Authored by Dev Menon

I am usually sceptical about Christian books on dating, romantic relationships and marriage as I feel that a lot of the material out there is either heavily influenced by secular philosophy and feel-good advice or, on the other extreme, imposes very stringent standards on Christians with regards to this subject matter that adds unnecessary burdens to an already complex issue. Going into The Pattern, I was unconvinced on how this book would be any different. To my pleasant surprise, I found that the material is biblically sound and grounded, yet written in a simple, concise and truthful tone. The first chapter already sets the tone of the book, not cherry-picking the good stuff or selling a fairy-tale version of marriage but stating a rather overlooked aspect of relationships—people change. It got me to think that only through anchoring ourselves in the unchanging truth and our constant and faithful God can we then sustain a marriage for a lifetime in the midst of constant change.

The central tenet of the book is that marriage is intended to model Christ’s relationship with the Church and between God the Father and Christ the Son—which I hold to be the accurate biblical basis for marriage. I feel that, sometimes, we Christians tend to oversell the merits of marriage, but this book very succinctly and clearly states the basis of the author’s beliefs and advice. However, where I disagree with the book is in the definition of a covenant relationship. The book defines a covenant relationship as unconditional love. While I do agree that God loves us unconditionally, it is quite clear to me that his acceptance of us (i.e., him being in a relationship with us) is conditional. A covenant is in fact a contract. There are terms and conditions to a covenantal relationship—which is what separates a marriage between a man and a woman from a dating couple (i.e., the making and keeping of the marriage vows).

One aspect of this book that I particularly appreciated are chapters 4 and 5 on oneness— especially the six major issues that need to be worked on in marriage. The author accurately depicted the six things that are likely to cause division and conflict in a marriage that need to be worked out between the couple. This is absolutely a gem of advice and truth that many have not considered before they decided to get married. I plan on using these six things as a blueprint of sorts for my future relationship. I really think the advice of re-centering the marriage around the couple as one rather than seeing a marriage as two individuals is so apt in modern culture where individuality and placing oneself as number one are celebrated. The practical advice given in chapter 5 is also a helpful guide.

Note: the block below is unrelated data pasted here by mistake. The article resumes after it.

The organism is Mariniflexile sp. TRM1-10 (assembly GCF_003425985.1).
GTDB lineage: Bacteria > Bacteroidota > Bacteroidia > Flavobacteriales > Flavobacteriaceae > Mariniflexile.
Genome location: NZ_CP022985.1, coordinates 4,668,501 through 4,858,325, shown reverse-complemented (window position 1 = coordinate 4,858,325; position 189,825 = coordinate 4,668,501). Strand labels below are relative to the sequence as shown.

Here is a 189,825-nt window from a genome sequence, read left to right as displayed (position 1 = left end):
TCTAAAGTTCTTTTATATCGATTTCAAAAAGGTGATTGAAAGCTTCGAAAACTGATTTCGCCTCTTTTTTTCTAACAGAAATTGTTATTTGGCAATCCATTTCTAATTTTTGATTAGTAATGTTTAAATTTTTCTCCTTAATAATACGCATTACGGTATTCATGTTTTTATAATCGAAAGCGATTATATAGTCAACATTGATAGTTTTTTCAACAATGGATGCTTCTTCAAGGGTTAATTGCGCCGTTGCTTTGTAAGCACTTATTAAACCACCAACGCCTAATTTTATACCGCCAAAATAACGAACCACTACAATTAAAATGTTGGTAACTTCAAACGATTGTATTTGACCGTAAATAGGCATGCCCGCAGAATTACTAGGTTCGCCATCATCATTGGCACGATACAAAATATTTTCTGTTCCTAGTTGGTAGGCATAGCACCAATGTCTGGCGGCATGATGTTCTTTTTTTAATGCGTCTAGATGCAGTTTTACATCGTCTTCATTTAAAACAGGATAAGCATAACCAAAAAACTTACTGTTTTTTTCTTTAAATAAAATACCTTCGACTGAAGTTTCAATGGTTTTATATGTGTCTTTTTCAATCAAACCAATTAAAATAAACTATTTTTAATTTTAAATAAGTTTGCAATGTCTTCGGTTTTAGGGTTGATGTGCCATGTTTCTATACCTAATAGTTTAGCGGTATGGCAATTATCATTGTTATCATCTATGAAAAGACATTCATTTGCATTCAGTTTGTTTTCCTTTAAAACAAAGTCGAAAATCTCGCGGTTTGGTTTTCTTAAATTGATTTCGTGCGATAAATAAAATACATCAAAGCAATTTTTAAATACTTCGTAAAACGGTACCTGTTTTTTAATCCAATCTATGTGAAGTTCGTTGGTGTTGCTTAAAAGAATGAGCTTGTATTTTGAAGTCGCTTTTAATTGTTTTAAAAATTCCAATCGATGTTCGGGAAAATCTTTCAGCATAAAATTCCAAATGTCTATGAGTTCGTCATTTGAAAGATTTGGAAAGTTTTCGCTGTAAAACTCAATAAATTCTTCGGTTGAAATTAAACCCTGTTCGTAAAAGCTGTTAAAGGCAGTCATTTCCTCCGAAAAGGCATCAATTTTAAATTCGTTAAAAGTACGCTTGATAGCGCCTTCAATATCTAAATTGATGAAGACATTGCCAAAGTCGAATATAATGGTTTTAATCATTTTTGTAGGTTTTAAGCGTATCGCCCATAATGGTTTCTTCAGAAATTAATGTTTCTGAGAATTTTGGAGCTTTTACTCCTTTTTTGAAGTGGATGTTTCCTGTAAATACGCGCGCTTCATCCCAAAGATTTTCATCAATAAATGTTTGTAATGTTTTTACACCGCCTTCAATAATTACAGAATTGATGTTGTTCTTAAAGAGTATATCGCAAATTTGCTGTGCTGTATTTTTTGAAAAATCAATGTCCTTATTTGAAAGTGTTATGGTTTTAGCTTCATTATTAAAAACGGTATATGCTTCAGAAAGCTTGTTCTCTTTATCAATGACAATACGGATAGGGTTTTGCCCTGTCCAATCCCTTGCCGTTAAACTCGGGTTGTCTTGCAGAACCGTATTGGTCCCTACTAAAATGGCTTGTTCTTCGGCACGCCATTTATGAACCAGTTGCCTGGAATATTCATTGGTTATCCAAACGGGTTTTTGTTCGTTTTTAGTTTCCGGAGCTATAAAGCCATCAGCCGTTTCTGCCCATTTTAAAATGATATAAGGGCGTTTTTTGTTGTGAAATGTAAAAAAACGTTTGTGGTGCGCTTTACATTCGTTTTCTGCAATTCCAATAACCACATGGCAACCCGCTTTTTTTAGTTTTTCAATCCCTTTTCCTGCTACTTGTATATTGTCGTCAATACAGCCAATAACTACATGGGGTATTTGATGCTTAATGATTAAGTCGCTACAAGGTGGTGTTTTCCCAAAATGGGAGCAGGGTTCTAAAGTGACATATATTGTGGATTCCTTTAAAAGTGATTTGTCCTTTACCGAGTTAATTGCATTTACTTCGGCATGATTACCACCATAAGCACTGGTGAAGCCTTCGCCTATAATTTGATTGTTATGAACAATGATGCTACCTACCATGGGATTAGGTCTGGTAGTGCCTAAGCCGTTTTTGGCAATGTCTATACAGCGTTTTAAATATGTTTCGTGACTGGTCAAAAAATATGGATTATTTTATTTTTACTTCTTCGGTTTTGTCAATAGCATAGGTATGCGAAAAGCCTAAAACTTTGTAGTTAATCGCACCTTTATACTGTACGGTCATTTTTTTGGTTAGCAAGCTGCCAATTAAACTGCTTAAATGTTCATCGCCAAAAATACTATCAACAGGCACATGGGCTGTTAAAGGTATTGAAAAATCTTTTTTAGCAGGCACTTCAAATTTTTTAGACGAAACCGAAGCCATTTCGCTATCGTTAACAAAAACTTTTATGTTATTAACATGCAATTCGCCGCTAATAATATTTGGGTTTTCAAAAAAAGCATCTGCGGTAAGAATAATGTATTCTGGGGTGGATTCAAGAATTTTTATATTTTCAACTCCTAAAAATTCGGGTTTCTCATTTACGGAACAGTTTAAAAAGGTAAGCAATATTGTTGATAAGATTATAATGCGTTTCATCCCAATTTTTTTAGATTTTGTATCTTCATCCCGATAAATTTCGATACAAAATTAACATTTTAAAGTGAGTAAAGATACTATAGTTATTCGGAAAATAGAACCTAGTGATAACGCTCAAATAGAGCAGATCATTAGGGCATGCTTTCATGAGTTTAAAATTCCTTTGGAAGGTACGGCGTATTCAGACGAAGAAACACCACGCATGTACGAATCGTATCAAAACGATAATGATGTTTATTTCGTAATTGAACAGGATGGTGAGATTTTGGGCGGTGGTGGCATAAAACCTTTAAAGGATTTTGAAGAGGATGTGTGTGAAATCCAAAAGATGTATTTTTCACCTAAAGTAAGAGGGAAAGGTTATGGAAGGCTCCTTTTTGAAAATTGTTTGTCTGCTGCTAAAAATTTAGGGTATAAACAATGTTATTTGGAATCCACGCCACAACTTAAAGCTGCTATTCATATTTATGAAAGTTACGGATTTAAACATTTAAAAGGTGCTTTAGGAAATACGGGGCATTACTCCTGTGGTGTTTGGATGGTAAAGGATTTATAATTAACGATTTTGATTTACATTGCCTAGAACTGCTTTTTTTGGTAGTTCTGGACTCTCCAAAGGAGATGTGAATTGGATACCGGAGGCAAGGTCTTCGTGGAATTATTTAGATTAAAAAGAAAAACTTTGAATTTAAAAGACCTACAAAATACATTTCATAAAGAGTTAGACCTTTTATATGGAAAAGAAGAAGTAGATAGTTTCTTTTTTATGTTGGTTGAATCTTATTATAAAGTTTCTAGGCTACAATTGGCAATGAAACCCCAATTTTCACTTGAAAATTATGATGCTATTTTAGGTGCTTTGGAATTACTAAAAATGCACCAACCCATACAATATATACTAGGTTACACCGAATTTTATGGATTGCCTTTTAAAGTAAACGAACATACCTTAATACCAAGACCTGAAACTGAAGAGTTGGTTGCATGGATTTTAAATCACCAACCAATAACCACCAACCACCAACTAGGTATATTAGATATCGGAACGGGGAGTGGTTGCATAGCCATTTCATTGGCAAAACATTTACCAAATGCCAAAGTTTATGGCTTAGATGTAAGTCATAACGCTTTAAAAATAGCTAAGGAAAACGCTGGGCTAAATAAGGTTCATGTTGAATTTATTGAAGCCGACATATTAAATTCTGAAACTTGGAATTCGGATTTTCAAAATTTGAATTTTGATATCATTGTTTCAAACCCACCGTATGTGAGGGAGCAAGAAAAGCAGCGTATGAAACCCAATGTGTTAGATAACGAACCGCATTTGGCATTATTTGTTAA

The book also stands against societal shifts in maintaining an egalitarian view of marriage where gender roles do not really matter. This is opposed to the complementarian view in Christianity, where men and women are called to different roles in the family and that men are to take up the role of leadership. This is an unpopular view in today’s world and I affirm the author’s boldness to not bow down to social pressures and maintain the truth of God’s word.

All in all, I would recommend every Christian to read this book if they have any desire to get married one day or even for those who are about to or are already married. It is clearly written, with a clear purpose and intent for every chapter, and concise enough for everyone to be able to read from cover to cover.

You can view a sample of The Pattern here.

This review is written by Wesley Kow, who is a tax accountant. He likes to read and exercise in his free time.